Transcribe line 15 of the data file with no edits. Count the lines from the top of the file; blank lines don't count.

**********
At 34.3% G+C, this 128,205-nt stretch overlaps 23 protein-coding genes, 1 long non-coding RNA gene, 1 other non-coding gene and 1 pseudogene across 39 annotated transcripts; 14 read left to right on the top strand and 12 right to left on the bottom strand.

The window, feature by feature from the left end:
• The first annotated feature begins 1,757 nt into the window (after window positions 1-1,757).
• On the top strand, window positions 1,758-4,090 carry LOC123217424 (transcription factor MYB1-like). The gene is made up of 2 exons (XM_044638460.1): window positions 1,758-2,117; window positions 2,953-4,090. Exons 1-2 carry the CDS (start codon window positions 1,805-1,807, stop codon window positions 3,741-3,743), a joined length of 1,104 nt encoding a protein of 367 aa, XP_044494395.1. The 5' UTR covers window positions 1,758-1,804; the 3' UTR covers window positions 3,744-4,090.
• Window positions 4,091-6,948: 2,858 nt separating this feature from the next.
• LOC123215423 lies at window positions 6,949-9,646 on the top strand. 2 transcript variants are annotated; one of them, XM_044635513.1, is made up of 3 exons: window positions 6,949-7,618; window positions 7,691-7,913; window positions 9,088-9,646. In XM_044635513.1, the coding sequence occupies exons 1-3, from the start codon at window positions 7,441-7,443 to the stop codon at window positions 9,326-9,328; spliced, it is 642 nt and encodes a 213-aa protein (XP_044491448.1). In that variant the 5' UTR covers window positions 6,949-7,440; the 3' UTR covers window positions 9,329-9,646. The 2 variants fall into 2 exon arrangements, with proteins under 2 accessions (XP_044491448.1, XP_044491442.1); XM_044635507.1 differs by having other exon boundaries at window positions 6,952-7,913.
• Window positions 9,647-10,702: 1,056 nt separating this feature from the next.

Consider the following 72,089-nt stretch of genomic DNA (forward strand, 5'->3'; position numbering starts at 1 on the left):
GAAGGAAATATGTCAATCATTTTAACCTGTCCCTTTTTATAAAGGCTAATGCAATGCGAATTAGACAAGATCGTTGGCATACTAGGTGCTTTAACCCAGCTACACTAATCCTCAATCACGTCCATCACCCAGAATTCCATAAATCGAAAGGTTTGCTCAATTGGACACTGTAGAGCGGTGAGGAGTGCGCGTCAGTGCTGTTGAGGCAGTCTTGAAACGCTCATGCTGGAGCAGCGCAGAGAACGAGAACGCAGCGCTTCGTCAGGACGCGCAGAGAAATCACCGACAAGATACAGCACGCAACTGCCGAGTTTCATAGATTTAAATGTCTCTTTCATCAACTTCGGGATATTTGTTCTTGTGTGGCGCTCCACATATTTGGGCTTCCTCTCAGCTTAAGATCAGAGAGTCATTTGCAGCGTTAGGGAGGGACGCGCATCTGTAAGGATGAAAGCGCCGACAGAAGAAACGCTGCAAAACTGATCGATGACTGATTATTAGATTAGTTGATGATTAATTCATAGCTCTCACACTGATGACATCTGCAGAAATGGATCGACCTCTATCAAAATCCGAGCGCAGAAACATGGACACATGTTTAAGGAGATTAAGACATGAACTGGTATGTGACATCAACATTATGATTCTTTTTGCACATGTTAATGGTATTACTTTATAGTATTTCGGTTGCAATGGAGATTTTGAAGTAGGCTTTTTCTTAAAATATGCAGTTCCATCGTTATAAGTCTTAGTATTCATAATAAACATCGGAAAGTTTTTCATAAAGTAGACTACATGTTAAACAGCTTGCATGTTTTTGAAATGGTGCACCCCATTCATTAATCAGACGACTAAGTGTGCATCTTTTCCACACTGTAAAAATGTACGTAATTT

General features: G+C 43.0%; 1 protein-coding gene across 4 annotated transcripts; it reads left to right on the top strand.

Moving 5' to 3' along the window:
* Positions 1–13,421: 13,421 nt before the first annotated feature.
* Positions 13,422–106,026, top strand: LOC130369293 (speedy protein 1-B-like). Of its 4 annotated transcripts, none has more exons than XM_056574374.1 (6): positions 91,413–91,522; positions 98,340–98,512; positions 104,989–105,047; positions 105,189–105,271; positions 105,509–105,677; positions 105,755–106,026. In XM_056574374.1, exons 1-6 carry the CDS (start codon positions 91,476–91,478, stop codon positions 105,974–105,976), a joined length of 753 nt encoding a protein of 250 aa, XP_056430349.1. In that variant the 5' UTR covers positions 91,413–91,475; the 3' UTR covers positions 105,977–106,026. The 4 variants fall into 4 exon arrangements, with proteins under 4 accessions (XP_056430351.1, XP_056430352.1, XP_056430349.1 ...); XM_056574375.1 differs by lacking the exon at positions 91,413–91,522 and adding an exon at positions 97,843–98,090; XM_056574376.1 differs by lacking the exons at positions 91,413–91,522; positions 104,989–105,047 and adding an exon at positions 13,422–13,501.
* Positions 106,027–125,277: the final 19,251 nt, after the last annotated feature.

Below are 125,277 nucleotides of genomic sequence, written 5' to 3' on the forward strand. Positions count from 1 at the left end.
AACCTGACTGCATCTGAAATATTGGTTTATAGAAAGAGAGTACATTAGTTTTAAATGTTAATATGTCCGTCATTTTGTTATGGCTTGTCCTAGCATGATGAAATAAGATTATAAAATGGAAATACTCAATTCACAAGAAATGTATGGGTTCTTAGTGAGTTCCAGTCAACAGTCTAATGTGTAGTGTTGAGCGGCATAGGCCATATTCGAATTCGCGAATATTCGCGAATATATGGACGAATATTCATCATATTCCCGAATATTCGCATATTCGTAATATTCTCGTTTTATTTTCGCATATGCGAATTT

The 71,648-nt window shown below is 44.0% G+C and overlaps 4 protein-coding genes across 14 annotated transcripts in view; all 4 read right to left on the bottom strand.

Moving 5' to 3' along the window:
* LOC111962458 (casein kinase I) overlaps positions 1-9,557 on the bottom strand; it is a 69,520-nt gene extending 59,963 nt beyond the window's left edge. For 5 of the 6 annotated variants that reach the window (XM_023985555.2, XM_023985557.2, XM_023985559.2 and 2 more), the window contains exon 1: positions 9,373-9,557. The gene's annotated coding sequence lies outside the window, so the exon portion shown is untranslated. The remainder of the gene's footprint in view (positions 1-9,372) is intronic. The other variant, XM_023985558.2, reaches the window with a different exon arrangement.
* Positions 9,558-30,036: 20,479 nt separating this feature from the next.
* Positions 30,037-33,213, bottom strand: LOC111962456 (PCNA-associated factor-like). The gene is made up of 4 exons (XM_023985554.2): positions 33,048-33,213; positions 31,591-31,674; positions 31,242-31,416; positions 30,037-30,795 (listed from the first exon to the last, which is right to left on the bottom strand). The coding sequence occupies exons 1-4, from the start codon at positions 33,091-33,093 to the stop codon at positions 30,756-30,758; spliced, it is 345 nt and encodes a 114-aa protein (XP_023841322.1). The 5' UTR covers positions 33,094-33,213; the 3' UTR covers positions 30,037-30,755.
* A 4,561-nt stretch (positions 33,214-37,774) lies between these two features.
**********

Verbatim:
Below are 125,277 nucleotides of genomic sequence, written 5' to 3' on the forward strand. Positions count from 1 at the left end.